Situated in Northeast Africa, covering 1,886,068 square kilometers, Sudan is the third-largest country in Africa and the Arab League. The country shares the same borders with the Central African Republic, Chad, Egypt, Eritrea, Ethiopia, Libya, and Sudan. Sudan gained independence in 1956 but experienced conflicts and a military dictatorship. It became a secular state in 2020 and faces developmental challenges due to its agrarian economy and high poverty rates.

Sudan experienced significant economic growth, fueled by oil profits, making it the 17th-fastest-growing economy in 2010. Despite facing international sanctions, the country's development was notable. However, when South Sudan which held the majority of Sudan's oilfields broke away, Sudan entered a phase of stagflation. GDP growth slowed, and inflation remained high.

Even before the secession, Sudan faced economic challenges, but its GDP steadily grew, including during the war in Darfur. Oil was a primary export, but the independence of South Sudan led to a decline in oil production under the Sudanese government's control. However, production has partially recovered.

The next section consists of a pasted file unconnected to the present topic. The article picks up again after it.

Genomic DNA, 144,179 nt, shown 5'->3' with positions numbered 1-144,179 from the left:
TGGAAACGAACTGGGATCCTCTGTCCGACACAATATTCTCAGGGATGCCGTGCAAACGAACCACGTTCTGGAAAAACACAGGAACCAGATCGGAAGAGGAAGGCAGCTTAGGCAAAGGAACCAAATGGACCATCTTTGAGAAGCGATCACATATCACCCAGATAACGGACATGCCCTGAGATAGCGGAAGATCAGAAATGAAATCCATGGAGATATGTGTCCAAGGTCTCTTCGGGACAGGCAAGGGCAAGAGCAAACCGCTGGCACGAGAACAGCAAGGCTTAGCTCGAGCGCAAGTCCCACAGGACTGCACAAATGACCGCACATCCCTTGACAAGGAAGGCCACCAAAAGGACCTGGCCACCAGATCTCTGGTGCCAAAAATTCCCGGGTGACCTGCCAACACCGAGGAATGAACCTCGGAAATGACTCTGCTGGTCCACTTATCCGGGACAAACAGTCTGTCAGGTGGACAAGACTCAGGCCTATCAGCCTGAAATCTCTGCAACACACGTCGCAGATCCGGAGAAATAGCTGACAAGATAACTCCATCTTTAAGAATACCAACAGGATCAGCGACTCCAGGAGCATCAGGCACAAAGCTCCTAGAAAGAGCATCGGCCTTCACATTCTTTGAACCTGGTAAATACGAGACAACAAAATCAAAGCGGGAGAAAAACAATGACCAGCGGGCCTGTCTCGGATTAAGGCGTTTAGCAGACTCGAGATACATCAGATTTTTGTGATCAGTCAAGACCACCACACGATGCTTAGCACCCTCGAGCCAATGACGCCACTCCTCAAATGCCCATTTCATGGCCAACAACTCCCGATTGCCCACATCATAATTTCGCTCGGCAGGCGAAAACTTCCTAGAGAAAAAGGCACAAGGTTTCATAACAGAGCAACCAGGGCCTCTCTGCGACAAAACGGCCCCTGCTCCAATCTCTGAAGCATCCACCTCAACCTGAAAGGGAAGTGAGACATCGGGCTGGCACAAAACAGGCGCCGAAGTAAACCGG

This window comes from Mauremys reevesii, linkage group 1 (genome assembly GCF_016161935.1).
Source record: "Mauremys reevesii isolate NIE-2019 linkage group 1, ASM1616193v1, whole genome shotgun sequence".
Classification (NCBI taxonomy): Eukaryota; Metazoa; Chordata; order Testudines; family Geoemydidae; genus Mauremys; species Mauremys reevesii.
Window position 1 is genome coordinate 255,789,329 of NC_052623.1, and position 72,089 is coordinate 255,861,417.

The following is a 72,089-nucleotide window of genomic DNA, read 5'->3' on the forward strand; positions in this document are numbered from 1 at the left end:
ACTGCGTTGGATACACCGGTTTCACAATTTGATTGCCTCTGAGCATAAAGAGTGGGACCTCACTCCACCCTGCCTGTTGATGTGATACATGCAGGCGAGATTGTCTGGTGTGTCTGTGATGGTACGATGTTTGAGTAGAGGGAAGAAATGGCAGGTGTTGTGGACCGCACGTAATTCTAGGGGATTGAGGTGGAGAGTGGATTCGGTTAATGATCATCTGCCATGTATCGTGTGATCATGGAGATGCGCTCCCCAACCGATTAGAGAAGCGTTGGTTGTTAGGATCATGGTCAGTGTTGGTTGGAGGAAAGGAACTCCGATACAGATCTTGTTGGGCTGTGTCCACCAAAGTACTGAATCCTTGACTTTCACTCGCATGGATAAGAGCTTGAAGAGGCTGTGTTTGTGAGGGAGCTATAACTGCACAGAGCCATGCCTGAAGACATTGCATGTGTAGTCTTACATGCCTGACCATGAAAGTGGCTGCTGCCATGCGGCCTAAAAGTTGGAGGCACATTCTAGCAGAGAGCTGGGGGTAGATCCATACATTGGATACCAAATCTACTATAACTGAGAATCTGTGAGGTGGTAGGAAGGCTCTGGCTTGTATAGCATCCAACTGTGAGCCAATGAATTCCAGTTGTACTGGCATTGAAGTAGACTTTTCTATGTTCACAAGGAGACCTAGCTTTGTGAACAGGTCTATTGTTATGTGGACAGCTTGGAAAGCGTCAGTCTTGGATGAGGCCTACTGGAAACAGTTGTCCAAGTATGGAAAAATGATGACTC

The Sudanese pound is the currency of Sudan, divided into 100 piastres and issued by the Central Bank of Sudan. The pound has faced challenges, particularly due to economic sanctions imposed by the United States. The currency experienced a significant decline. This situation, coupled with failed actions by the Central Bank and a severe liquidity shortage, resulted in substantial economic losses for Sudan. Since the secession of South Sudan, Sudan has struggled with a shortage of foreign exchange, leading to a depreciation of the Sudanese pound against the US dollar. 

The Sudan Currency Board introduced various notes in April 1957. The Bank of Sudan took over note production in 1961. 20, 50, and 100-pound notes were introduced in subsequent years. The Sudanese dinar replaced the first Sudanese pound in 1992, and in 2007, the second Sudanese pound was introduced at a rate of 1:100. New banknotes, such as 100, 200, 500, 1,000, were issued in different years, as the country faced economic crises and cash shortages.

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